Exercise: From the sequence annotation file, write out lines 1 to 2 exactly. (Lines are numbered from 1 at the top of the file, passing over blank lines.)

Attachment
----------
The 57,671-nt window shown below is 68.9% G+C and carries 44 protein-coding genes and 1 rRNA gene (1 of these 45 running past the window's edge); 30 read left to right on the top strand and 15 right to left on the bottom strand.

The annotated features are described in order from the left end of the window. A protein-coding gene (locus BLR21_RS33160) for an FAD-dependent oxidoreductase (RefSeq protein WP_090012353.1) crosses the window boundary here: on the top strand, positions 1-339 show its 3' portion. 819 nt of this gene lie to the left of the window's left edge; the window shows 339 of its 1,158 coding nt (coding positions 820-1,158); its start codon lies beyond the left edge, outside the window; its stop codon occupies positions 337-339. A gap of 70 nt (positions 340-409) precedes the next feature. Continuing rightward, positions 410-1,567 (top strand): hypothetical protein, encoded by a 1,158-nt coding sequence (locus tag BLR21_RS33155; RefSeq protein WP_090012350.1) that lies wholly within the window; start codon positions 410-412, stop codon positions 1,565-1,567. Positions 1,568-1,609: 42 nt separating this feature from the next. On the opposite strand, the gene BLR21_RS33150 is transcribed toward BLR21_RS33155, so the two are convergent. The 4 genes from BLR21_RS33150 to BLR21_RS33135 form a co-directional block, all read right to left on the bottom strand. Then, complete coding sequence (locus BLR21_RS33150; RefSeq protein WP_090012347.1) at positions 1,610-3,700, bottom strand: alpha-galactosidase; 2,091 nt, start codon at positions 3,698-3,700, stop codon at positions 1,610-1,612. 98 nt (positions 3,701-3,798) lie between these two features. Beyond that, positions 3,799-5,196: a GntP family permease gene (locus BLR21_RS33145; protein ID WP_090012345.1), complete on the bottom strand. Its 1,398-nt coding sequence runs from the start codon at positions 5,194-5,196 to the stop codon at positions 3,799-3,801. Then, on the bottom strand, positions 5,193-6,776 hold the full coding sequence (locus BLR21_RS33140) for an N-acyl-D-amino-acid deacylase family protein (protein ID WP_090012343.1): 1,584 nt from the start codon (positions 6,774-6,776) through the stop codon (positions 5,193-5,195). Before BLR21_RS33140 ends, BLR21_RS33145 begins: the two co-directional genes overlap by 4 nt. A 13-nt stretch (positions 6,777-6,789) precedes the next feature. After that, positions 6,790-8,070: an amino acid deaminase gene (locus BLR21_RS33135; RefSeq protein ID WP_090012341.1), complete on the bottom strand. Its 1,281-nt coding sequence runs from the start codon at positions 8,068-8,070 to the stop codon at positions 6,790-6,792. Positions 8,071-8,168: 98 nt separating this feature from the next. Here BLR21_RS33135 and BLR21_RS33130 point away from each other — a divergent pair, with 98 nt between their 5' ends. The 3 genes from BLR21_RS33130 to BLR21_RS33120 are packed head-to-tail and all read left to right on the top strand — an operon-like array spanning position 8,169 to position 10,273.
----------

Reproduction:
The 57,671-nt window shown below is 68.9% G+C and carries 44 protein-coding genes and 1 rRNA gene (1 of these 45 running past the window's edge); 30 read left to right on the top strand and 15 right to left on the bottom strand.

The annotated features are described in order from the left end of the window. A protein-coding gene (locus BLR21_RS33160) for an FAD-dependent oxidoreductase (RefSeq protein WP_090012353.1) crosses the window boundary here: on the top strand, positions 1-339 show its 3' portion. 819 nt of this gene lie to the left of the window's left edge; the window shows 339 of its 1,158 coding nt (coding positions 820-1,158); its start codon lies beyond the left edge, outside the window; its stop codon occupies positions 337-339. A gap of 70 nt (positions 340-409) precedes the next feature. Continuing rightward, positions 410-1,567 (top strand): hypothetical protein, encoded by a 1,158-nt coding sequence (locus tag BLR21_RS33155; RefSeq protein WP_090012350.1) that lies wholly within the window; start codon positions 410-412, stop codon positions 1,565-1,567. Positions 1,568-1,609: 42 nt separating this feature from the next. On the opposite strand, the gene BLR21_RS33150 is transcribed toward BLR21_RS33155, so the two are convergent. The 4 genes from BLR21_RS33150 to BLR21_RS33135 form a co-directional block, all read right to left on the bottom strand. Then, complete coding sequence (locus BLR21_RS33150; RefSeq protein WP_090012347.1) at positions 1,610-3,700, bottom strand: alpha-galactosidase; 2,091 nt, start codon at positions 3,698-3,700, stop codon at positions 1,610-1,612. 98 nt (positions 3,701-3,798) lie between these two features. Beyond that, positions 3,799-5,196: a GntP family permease gene (locus BLR21_RS33145; protein ID WP_090012345.1), complete on the bottom strand. Its 1,398-nt coding sequence runs from the start codon at positions 5,194-5,196 to the stop codon at positions 3,799-3,801. Then, on the bottom strand, positions 5,193-6,776 hold the full coding sequence (locus BLR21_RS33140) for an N-acyl-D-amino-acid deacylase family protein (protein ID WP_090012343.1): 1,584 nt from the start codon (positions 6,774-6,776) through the stop codon (positions 5,193-5,195). Before BLR21_RS33140 ends, BLR21_RS33145 begins: the two co-directional genes overlap by 4 nt. A 13-nt stretch (positions 6,777-6,789) precedes the next feature. After that, positions 6,790-8,070: an amino acid deaminase gene (locus BLR21_RS33135; RefSeq protein ID WP_090012341.1), complete on the bottom strand. Its 1,281-nt coding sequence runs from the start codon at positions 8,068-8,070 to the stop codon at positions 6,790-6,792. Positions 8,071-8,168: 98 nt separating this feature from the next. Here BLR21_RS33135 and BLR21_RS33130 point away from each other — a divergent pair, with 98 nt between their 5' ends. The 3 genes from BLR21_RS33130 to BLR21_RS33120 are packed head-to-tail and all read left to right on the top strand — an operon-like array spanning position 8,169 to position 10,273.